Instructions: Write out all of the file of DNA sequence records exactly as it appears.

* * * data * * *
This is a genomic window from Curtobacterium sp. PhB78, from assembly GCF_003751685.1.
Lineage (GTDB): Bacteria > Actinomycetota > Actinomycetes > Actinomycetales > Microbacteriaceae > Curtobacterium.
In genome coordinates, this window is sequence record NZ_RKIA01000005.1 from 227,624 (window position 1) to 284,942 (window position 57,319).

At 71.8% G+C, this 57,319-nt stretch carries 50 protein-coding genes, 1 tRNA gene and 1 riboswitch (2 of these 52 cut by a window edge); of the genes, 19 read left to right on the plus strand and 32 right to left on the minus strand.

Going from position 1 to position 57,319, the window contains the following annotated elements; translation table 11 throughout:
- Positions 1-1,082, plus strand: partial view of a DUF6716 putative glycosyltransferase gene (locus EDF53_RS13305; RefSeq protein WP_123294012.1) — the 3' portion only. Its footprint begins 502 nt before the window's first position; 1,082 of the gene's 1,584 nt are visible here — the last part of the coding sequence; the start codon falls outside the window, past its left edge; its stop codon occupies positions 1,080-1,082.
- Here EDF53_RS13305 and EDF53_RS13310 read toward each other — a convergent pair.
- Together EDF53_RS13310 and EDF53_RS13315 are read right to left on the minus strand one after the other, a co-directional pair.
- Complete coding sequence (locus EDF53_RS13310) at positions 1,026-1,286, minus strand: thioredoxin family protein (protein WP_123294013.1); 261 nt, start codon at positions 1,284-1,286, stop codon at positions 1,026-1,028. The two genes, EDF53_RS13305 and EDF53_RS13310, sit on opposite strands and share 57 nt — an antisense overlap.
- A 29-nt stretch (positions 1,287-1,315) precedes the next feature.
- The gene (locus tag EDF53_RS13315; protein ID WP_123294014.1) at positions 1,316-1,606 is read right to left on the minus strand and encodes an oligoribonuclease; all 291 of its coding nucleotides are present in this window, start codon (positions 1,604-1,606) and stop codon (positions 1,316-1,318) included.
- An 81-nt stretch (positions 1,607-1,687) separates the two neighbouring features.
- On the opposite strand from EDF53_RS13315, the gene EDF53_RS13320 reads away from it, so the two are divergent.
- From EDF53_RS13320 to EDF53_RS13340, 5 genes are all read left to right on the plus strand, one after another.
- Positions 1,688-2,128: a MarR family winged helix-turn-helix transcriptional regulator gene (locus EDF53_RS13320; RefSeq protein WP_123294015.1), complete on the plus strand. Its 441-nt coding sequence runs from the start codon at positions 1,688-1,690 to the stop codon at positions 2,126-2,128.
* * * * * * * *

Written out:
This is a genomic window from Curtobacterium sp. PhB78, from assembly GCF_003751685.1.
Lineage (GTDB): Bacteria > Actinomycetota > Actinomycetes > Actinomycetales > Microbacteriaceae > Curtobacterium.
In genome coordinates, this window is sequence record NZ_RKIA01000005.1 from 227,624 (window position 1) to 284,942 (window position 57,319).

At 71.8% G+C, this 57,319-nt stretch carries 50 protein-coding genes, 1 tRNA gene and 1 riboswitch (2 of these 52 cut by a window edge); of the genes, 19 read left to right on the plus strand and 32 right to left on the minus strand.

Going from position 1 to position 57,319, the window contains the following annotated elements; translation table 11 throughout:
- Positions 1-1,082, plus strand: partial view of a DUF6716 putative glycosyltransferase gene (locus EDF53_RS13305; RefSeq protein WP_123294012.1) — the 3' portion only. Its footprint begins 502 nt before the window's first position; 1,082 of the gene's 1,584 nt are visible here — the last part of the coding sequence; the start codon falls outside the window, past its left edge; its stop codon occupies positions 1,080-1,082.
- Here EDF53_RS13305 and EDF53_RS13310 read toward each other — a convergent pair.
- Together EDF53_RS13310 and EDF53_RS13315 are read right to left on the minus strand one after the other, a co-directional pair.
- Complete coding sequence (locus EDF53_RS13310) at positions 1,026-1,286, minus strand: thioredoxin family protein (protein WP_123294013.1); 261 nt, start codon at positions 1,284-1,286, stop codon at positions 1,026-1,028. The two genes, EDF53_RS13305 and EDF53_RS13310, sit on opposite strands and share 57 nt — an antisense overlap.
- A 29-nt stretch (positions 1,287-1,315) precedes the next feature.
- The gene (locus tag EDF53_RS13315; protein ID WP_123294014.1) at positions 1,316-1,606 is read right to left on the minus strand and encodes an oligoribonuclease; all 291 of its coding nucleotides are present in this window, start codon (positions 1,604-1,606) and stop codon (positions 1,316-1,318) included.
- An 81-nt stretch (positions 1,607-1,687) separates the two neighbouring features.
- On the opposite strand from EDF53_RS13315, the gene EDF53_RS13320 reads away from it, so the two are divergent.
- From EDF53_RS13320 to EDF53_RS13340, 5 genes are all read left to right on the plus strand, one after another.
- Positions 1,688-2,128: a MarR family winged helix-turn-helix transcriptional regulator gene (locus EDF53_RS13320; RefSeq protein WP_123294015.1), complete on the plus strand. Its 441-nt coding sequence runs from the start codon at positions 1,688-1,690 to the stop codon at positions 2,126-2,128.